Bullying and Chronic Illness

I have been wanting to address bullying for a while. In the past decade, I have experienced way more of it than the rest of my life combined. Not only have I experienced more bullying, but the bullies are much worse and the stakes are higher.

Every time I start writing on this topic, I stop. Part of the reason is that this is huge. There are so many ways that bullying and chronic illness go together. I am more vulnerable. I am an easier target. Dealing with health problems makes it so I don’t always have the exterior I need to deal with people that are ridiculous and immature. Being bullied can also dramatically impact our health. This is just a start from the side of the individual being bullied.

Chronic illness can also make the bully much worse. I imagine that is the case with the person that has been bullying me for the past year. She is dying of cancer. I have overheard her talking about targeting people dealing with physical and mental illnesses in the attempt to break them. It is how she selects her targets. She enjoys it.  Additionally, her attacks seem to be very much related to her treatment pattern. That is another way that her chronic illness plays a role in bullying. There are so many things to delve into.

Right now, I am going to keep this superficial. In discussions with others from my health groups, it is very clear to me that bullying is very common. Illness can seem to bring about bullying, you are not alone. Please hear me. YOU ARE NOT ALONE.

I am still working through this right now so there are so many things that are on my mind. The next most important thing that I have to share is that when you plan out how to deal with the bullying and ways to get out of the situation, be sure to fully take into account how your chronic illness impacts you. Very likely, when things get bad with the bullying, there will be more to deal with illness-wise. For example, each time that I get something special at work or acknowledgement, my supervisor attacks me more. I have been getting a really bad bit of it recently because I reported her again. Usually when I have extra work to do, I feel like I run behind more with my cortisol replacement. Additionally, I have also been really pushing to get another job and move. This would seem to be appropriate for my situation but it isn’t without adjustment. My body tends to do fairly well with emotional stresses. However, if I have physically pushed my body, been running on the low end replacing with hc, and then have an emotional stress, all of those things combined hit me that much more. Rather than having what feels like a dip in my cortisol, I feel like tank…repeatedly. Knowing this, I have to plan ahead.

I know when I am going to be exercising more or outside in the heat. I also know when I am likely to be the target of bullying. I then have control of the situation if I can plan ahead and not get myself into a situation where my cortisol keeps dropping. If I get into that situation while I am being bullied, it will only make me a bigger target to her. Avoiding really bad situations like that is important.

Again, my illness is where I have control. I have control in what I do. I have control in that I can probably figure out when I am more likely to be attacked than the bully attacking me. Please hear me here. There are places that I have control. These are also the areas that appear to be the most vulnerable. I can plan and prepare how to protect myself even when I cannot even communicate rationally with her.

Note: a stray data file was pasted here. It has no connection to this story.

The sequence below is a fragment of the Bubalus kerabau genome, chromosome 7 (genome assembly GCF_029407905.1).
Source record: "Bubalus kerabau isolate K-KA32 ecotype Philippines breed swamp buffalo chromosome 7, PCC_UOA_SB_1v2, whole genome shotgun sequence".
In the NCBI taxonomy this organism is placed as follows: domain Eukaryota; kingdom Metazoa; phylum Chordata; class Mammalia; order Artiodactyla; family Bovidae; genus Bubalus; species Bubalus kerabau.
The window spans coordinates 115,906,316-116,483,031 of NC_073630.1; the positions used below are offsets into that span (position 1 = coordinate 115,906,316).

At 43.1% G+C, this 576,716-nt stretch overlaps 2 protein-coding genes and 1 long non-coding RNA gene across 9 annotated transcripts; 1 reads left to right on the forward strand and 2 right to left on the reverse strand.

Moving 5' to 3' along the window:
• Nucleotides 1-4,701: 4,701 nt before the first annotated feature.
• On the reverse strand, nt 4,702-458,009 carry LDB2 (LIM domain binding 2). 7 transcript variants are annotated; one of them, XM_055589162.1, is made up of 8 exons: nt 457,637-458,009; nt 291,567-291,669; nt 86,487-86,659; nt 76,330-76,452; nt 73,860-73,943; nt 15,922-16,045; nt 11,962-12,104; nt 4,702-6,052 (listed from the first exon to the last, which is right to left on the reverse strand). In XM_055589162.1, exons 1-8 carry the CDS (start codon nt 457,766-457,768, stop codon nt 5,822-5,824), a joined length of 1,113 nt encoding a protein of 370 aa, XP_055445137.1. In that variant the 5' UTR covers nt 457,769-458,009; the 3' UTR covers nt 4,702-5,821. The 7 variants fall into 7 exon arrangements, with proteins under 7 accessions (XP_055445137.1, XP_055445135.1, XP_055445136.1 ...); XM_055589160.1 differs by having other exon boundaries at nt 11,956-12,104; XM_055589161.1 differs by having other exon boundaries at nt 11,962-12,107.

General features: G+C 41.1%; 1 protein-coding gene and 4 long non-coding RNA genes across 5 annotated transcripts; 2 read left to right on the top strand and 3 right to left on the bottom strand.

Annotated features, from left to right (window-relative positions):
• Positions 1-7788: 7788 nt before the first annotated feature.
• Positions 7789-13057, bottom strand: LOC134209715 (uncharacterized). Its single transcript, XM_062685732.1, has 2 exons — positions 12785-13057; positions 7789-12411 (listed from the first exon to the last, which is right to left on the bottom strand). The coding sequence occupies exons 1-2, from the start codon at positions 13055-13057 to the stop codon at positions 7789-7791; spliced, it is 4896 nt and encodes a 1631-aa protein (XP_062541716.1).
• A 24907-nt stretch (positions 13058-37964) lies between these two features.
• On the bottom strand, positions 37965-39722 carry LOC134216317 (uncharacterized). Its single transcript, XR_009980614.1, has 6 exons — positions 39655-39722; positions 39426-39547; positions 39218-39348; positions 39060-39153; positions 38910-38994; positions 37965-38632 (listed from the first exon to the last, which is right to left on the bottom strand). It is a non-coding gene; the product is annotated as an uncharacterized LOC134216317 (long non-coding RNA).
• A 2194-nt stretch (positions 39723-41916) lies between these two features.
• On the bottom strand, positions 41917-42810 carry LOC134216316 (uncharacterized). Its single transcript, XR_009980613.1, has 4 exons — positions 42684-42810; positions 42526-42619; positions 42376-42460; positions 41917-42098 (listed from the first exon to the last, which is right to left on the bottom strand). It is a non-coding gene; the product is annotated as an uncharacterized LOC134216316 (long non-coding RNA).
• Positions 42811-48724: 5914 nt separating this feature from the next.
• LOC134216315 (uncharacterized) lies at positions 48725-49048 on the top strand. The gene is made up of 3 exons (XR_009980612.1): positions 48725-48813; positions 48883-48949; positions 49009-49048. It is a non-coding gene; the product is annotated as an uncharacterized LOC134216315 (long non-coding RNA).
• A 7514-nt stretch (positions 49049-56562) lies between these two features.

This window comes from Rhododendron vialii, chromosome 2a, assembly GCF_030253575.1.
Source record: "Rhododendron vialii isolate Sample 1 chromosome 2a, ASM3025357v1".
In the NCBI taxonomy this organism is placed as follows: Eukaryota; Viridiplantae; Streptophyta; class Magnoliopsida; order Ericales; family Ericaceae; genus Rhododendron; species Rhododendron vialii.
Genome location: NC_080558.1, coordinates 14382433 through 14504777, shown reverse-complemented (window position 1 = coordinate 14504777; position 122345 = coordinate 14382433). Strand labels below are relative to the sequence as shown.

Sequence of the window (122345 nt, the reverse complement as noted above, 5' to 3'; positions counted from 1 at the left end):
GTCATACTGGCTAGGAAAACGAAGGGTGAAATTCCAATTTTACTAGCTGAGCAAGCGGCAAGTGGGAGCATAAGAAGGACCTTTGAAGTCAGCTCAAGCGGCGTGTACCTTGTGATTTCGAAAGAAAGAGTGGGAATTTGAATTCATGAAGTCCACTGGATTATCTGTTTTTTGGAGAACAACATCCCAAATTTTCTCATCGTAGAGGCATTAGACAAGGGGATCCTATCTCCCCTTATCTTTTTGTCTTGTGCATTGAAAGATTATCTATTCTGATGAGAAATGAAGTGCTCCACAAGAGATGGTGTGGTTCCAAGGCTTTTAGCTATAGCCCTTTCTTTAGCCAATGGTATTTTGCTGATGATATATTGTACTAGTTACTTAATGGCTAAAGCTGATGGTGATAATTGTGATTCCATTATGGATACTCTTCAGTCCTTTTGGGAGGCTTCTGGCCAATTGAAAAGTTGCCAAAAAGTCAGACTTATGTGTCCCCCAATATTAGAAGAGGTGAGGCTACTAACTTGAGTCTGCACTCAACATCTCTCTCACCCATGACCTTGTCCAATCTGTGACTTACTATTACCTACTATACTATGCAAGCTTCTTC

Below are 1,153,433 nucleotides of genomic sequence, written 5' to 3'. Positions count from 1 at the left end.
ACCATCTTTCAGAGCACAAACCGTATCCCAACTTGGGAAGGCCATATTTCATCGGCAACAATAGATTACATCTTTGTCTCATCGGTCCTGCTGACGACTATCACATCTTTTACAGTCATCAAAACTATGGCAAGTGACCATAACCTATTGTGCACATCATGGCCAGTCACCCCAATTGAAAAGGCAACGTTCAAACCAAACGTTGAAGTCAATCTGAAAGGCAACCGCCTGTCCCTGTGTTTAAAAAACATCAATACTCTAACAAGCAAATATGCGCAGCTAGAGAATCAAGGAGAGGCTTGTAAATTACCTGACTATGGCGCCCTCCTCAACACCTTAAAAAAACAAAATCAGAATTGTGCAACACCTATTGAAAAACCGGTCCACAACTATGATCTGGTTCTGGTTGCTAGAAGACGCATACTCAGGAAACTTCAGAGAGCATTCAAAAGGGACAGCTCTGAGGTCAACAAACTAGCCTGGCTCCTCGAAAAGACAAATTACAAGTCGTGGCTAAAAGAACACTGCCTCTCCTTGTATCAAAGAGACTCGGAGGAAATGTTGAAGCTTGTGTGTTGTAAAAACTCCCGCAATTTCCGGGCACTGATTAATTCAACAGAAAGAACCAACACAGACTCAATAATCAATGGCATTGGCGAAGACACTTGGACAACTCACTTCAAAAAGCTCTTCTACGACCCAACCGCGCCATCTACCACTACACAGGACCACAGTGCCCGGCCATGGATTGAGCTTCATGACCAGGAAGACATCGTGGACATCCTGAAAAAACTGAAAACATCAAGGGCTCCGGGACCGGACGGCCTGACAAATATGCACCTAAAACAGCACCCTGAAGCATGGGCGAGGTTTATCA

Another thing to think about if you are being bullied is if you are going to report it. Things are really bad where I work. Sometimes reporting it can have negative consequences. It is possible to have your health outed. It can pull attention to you. Additionally, if you have a particularly bad employer(s), they can threaten to fire you if you complain about being bullied or not feeling safe at work. BTW, that is considered a hostile work environment. Experiencing this has amazed and infuriated me. What I am focusing on is learning how to deal with it.

In general, I do a really good job of keeping this at work. I also am a very strong person. I stand up for myself as well as others. As a child, I learned how to handle bullying and managed very well even in college. What bothers me the most about it now is how the bully manipulates my vulnerability. It would appear that this is where I have the least control, but in reality, I have a lot of control. I know my illness and some things I can prepare in advance.

I am not the only target at work. Most of us are the target at one point or another. I have been, however, one of the main targets. Multiple people heard this supervisor rant and talk about how she hated me and wanted to get my fired even before my first day. These same people have also told me that I have inspired them by how I handle it and how brave I have been dealing with it. The experience is very hard and has hurt me but I take tremendous pride in teaching others and giving them hope. More than anything, I want to share this and my vulnerability for others because I have heard stories. I believe that exposing and discussing this is the first step to dealing with it. I believe that sharing my experience, thoughts, and feeling will help others work through their experiences. I believe that we collectively have strength and wisdom that can help each other.

YOU.ARE.NOT.ALONE.

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